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Who has a better chance of surviving climate change – mammals or reptiles?

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Posted February 8, 2018

The climate on Earth is rapidly changing. This, of course, is a huge threat to humanity, but the nature is going to suffer as well. However, there is hope that evolution will do its job and some animals will learn to adapt to the new environment. But which animals are more likely to survive the climate change? What will it take for them to adapt to the environmental changes?

Mammals and birds are quicker to adapt by moving to the regions with a more suitable temperature. Image credit: Massimo Catarinella via Wikimedia(CC BY-SA 3.0)

An international research team, involving scientists from Canada, Switzerland and Sweden, revealed that warm-blooded animals, such as mammals and birds, have a better chance of adapting to the changes in Earth’s climate. It is because these animals find it easier to enlarge their habitats and move around more than their cold-blooded peers, reptiles and amphibians. However, plant’s climate has been varying quite a lot throughout the history, which gives scientists something to learn from.

Scientists analysed the current distribution of animals, fossil records and phylogenetic information for 11,465 species. This allowed them to reconstruct where animals have lived over the past 270 million years – what kind of temperatures were in those places, what other environmental factors were needed for survival of these species. Scientists know that Earth’s climate is always changing. For example, it was fairly hot in here until like 40 million years ago. However, then the climate started cooling down. Mammals and birds were the best to adapt, by moving to regions where the temperature was more fitting for their survival. It seems that reptiles take longer to adapt to the changes – that might be why we don’t see a lot of them in the Antarctic or even temperate habitats.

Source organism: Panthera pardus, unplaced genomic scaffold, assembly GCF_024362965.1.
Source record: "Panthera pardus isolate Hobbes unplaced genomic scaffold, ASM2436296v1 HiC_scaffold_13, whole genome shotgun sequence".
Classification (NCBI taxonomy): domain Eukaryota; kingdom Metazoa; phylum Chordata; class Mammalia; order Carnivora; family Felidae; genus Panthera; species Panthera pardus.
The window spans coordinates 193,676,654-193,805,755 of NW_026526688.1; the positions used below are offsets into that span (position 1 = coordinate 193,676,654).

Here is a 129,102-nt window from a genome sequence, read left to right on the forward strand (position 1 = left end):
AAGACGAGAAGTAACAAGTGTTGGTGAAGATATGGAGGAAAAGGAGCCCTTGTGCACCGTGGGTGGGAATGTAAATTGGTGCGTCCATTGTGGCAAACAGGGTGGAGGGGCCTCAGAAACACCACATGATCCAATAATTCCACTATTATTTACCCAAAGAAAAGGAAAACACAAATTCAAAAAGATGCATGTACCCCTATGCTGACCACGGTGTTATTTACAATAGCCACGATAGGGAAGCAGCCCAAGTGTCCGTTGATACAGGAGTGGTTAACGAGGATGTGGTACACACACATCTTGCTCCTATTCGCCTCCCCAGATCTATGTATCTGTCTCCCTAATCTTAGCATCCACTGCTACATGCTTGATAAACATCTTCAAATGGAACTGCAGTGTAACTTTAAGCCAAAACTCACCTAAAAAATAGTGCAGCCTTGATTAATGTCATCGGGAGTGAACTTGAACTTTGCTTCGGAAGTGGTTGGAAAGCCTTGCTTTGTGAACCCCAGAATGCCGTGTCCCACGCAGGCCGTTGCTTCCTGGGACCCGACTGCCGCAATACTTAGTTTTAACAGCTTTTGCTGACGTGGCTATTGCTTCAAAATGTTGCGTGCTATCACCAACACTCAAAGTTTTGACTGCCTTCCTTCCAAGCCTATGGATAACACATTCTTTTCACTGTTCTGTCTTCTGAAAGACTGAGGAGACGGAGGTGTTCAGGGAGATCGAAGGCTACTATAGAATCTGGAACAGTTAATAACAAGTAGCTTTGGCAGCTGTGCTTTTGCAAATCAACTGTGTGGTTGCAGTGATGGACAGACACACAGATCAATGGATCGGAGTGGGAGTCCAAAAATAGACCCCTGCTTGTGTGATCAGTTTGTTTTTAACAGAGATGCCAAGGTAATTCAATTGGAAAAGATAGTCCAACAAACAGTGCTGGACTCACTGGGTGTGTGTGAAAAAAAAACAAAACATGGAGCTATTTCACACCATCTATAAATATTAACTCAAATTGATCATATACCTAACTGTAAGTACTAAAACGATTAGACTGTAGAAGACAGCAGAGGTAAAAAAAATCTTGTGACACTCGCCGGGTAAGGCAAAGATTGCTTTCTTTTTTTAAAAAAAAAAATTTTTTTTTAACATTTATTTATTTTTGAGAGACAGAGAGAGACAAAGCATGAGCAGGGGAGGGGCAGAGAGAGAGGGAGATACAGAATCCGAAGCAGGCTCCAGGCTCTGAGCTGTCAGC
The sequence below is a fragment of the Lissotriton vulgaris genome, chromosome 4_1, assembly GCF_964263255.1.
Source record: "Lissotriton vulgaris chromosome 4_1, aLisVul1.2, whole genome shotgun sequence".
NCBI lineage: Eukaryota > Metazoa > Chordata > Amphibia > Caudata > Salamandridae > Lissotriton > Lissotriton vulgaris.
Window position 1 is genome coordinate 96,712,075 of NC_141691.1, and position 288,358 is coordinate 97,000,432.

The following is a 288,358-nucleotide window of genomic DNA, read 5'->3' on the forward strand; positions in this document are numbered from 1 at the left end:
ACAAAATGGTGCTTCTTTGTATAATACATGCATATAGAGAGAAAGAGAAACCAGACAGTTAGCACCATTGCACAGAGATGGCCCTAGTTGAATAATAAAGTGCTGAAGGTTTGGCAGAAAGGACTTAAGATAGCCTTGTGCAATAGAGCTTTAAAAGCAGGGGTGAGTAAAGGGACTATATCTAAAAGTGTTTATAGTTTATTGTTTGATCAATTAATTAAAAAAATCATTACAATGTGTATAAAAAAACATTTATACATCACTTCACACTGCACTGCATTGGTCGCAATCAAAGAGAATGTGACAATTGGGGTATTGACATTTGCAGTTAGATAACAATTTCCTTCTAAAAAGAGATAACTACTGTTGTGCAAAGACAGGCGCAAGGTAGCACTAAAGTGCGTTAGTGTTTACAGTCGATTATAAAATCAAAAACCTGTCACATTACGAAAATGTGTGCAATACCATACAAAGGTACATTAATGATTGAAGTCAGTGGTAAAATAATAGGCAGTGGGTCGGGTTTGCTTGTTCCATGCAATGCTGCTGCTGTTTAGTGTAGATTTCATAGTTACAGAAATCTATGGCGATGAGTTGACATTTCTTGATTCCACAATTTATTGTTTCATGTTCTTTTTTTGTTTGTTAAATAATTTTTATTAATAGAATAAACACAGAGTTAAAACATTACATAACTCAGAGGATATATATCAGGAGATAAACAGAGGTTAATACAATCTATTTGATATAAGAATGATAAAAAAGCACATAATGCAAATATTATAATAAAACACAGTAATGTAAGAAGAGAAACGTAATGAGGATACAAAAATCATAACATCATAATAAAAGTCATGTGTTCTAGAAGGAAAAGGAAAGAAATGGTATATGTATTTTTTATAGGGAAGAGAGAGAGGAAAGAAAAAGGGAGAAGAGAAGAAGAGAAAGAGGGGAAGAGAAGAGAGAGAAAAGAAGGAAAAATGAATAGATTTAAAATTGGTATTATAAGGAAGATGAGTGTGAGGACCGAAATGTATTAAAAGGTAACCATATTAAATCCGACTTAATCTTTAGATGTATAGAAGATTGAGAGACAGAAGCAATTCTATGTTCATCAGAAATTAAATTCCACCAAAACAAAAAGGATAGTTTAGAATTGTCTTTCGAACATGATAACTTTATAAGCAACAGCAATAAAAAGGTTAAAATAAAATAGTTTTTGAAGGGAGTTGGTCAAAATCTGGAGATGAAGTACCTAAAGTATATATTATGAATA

Warm-blooded animals, which can regulate their body temperature better, known as endotherms, may be more suitable for survival in colder climates simply because they can keep their embryos warm, take care of their offspring and they can migrate or hibernate. Ectotherms, or cold-blooded animals, typically live in a smaller area on Earth, which shows that they are not as quick to adopt as mammals and birds.

Studies like this are very important, because they help us imagine, how life on Earth is going to be like in the future. Climate change, whether you think it is caused by humans or not, will impact wildlife and we have to see what we can do to preserve biodiversity.

 

Source: UBC

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